BRATISLAVA (Reuters) - Slovak Interior Minister Robert Kalinak, a close ally of Prime Minister Robert Fico, faced a second vote of no-confidence on Thursday in the space of just three weeks, putting pressure on the government as it takes over the rotating European Union presidency.
Thousands of Slovaks protested earlier this week to demand Kalinak's resignation over a business transaction with a real estate developer, one of whose companies is being investigated over allegations of tax fraud.
Interior ministers play a key role in forming EU policy in the migration crisis, an issue Slovakia said would be high on its EU presidency agenda after over 1 million migrants and refugees reached Europe, mostly by sea, last year.
Kalinak, number two in Fico's leftist Smer party, has the confidence of the governing coalition and is expected to survive the evening vote. But the opposition says there will be a protest every Monday until he quits.
Kalinak has said he bought a 17 percent stake in one company from the developer, Ladislav Basternak. He has denied any wrongdoing.
Kalinak's ministry is responsible for the police, and the opposition argues that this is preventing an independent investigation into tax fraud allegations involving a separate firm that was owned by Basternak.
Fico backed Kalinak on Thursday, accusing the opposition of trying to spoil Slovakia's EU presidency.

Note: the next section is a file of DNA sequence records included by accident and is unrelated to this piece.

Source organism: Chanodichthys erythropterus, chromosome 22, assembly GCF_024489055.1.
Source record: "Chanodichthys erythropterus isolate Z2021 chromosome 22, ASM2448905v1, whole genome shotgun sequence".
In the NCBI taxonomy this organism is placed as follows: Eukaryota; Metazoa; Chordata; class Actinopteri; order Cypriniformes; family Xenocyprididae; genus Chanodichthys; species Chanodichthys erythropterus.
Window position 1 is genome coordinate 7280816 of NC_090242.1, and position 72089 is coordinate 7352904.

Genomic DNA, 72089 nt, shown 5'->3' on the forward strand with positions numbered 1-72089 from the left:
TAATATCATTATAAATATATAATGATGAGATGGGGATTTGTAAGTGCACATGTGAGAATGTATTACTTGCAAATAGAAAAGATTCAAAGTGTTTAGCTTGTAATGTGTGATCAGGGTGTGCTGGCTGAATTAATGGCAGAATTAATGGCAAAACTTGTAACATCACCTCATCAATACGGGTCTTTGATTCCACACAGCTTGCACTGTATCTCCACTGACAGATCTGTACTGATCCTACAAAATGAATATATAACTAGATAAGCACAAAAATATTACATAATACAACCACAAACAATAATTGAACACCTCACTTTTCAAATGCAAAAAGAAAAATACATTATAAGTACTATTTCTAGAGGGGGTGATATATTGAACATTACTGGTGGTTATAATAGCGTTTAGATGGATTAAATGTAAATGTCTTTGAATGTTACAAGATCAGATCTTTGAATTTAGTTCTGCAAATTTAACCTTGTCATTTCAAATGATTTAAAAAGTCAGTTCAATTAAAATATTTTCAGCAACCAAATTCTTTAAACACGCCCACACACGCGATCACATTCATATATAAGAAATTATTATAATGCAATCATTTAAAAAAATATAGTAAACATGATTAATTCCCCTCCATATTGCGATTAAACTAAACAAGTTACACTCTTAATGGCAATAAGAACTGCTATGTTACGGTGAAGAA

"Slovakia is a trustworthy country and the fact it will hold an informal summit of EU prime ministers and heads of states on Sept. 16 is a proof of its credit," Fico told lawmakers.
Fico himself lives in a rented apartment owned by Basternak in central Bratislava. He has rejected opposition calls to move out.
Reuters could not reach Basternak for comment. His companies do not list phone numbers and he did not immediately respond to a request for comment sent by email. He has not been quoted in Slovak media in relation with the investigation in recent weeks.
Fico's Smer party won a second consecutive term in an election in March but lost its parliamentary majority and had to form a coalition with three other parties.
Slovakia has been a strong critic of EU attempts to stem the flow of refugees fleeing conflict from countries in the Middle East and North Africa, and has sued the EU over a quota system to distribute asylum seekers agreed by a majority vote last year.
It has promised to be an "honest broker" as it leads the EU until the end of the year, saying it will focus, among other things, on strengthening the bloc's borders.
(Reporting by Tatiana Jancarikova; Editing by Mark Trevelyan)